4-H is a community of six million young people across America learning leadership, citizenship, and life skills. National 4-H Council is the private sector, non-profit partner of National 4-H Headquarters (USDA). The 4-H programs are implemented by the 106 Land Grant Universities and the Cooperative Extension System through their 3,100 local Extension offices across the country. Learn more about 4-H at www.4-h.org.
About Science Channel
Science Channel is broadcast 24 hours a day and s even days a week to more than 56 million U.S. homes and simulcast on Science Channel HD. We immerse viewers in the incredible possibilities of science, from string theory and futuristic cities to accidental discoveries and outrageous inventions. We take things apart, peer inside and put things together in new and unexpected ways. We celebrate the trials, errors and brinking moments that change our lives forever. To find out more go to www.sciencechannel.com.
About Science Olympiad
Fulfilling a desire to bring excitement to science education and competitions, Science Olympiad was founded by educators Dr. Gerard Putz and Jack Cairns. What began as a grassroots assembly of science educators has now become the largest multi-discipline team science competition in the nation, with 5,300 teams competing in 47 states at the Division B & C level (grades 6-12) complemented by more than 10,000 competit ive and non-competitive elementary programs. One of Science Olympiad’s main goals is to bring academic competition to the same level of recognition and praise normally reserved for athletic contests. For more information about Science Olympiad, please see http://www.soinc.org/ or call (630) 792-1251.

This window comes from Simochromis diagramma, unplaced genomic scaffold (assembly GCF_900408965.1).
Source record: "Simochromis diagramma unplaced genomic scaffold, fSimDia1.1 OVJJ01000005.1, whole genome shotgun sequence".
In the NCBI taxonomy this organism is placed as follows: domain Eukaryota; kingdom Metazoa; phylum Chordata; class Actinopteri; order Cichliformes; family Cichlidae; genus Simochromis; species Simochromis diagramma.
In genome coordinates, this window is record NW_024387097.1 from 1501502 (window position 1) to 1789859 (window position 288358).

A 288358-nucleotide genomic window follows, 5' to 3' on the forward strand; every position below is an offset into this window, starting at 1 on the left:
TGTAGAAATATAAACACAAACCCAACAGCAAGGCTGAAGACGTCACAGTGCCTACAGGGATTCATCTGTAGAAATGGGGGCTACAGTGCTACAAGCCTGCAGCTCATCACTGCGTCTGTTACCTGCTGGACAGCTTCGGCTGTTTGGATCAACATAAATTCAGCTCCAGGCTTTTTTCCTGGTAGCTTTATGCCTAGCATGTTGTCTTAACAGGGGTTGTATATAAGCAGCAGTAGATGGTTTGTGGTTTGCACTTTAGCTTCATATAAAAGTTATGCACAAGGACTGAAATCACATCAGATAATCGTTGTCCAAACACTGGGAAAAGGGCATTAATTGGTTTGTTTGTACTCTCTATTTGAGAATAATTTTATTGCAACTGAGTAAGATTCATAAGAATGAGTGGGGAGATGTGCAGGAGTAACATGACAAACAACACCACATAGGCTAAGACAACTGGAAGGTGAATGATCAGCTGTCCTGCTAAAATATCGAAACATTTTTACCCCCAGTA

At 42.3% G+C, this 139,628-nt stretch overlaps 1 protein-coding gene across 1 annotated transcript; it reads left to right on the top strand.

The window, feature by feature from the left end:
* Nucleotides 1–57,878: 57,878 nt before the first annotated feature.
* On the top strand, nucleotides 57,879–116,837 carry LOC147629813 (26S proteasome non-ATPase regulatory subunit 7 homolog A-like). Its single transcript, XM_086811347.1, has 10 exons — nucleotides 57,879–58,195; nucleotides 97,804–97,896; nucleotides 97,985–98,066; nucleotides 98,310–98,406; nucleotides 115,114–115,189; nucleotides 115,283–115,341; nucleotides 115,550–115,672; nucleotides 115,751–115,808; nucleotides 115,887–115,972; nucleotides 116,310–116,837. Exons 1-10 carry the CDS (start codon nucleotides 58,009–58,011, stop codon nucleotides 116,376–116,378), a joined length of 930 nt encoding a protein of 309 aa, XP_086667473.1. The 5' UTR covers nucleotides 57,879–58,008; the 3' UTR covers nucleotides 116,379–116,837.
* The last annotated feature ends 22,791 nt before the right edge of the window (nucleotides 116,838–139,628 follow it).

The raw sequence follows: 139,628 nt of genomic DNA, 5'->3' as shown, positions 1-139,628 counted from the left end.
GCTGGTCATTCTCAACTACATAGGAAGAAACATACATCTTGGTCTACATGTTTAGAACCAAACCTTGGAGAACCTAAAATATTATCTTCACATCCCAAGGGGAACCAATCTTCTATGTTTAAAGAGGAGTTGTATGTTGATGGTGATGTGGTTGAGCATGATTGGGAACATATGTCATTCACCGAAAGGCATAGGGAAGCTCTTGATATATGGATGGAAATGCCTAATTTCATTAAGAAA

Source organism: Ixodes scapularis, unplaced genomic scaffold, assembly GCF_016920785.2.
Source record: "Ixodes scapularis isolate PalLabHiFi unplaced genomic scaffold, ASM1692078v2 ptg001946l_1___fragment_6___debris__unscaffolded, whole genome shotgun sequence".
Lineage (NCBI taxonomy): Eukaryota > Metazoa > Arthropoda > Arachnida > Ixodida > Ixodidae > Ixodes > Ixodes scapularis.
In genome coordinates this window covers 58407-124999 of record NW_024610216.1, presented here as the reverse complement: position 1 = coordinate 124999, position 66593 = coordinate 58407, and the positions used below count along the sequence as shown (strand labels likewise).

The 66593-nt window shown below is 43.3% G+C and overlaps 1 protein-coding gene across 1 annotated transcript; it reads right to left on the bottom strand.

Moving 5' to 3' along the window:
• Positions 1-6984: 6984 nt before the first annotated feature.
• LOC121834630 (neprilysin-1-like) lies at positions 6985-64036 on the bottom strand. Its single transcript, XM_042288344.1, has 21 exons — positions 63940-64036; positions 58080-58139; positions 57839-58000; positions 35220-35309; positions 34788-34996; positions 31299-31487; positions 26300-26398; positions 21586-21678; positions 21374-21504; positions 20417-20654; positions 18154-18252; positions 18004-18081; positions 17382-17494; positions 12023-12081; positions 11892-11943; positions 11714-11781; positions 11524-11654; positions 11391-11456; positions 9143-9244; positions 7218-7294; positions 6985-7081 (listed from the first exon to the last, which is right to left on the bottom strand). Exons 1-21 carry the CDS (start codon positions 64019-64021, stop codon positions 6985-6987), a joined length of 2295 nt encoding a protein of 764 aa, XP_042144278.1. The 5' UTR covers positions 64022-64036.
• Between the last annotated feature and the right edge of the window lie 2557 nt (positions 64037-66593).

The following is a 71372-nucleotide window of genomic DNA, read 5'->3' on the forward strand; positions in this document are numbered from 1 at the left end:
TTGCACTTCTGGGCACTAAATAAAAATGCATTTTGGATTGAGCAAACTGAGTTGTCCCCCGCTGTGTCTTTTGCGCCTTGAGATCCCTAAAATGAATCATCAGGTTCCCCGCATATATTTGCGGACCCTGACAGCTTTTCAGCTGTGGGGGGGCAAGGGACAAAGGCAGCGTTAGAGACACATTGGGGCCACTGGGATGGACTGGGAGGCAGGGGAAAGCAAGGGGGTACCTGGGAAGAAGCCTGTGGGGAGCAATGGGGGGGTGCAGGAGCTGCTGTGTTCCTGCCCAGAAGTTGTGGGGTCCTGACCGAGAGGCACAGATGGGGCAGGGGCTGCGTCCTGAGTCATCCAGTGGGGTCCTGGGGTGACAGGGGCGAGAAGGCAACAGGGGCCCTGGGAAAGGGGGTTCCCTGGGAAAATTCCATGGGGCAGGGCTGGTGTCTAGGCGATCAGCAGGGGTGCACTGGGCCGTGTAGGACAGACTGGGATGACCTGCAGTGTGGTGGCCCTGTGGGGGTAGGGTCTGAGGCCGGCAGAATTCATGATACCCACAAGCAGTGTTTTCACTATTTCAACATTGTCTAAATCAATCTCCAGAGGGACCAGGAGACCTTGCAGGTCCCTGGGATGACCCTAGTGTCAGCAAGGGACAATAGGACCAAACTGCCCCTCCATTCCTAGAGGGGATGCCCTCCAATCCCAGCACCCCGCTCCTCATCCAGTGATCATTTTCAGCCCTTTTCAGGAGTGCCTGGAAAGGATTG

About Year of Science
The scientific community is shining the national spotlight on science in 2009, by celebrating “How We Know What We Know” in a 12-month event: the Year of Science 2009 (YoS09). The goal of this national celebration is to celebrate the contributions science makes to our lives and improve public understanding about how science works, why it matters, and who scientists are. Learn more by visiting www.yearofscience2009.org.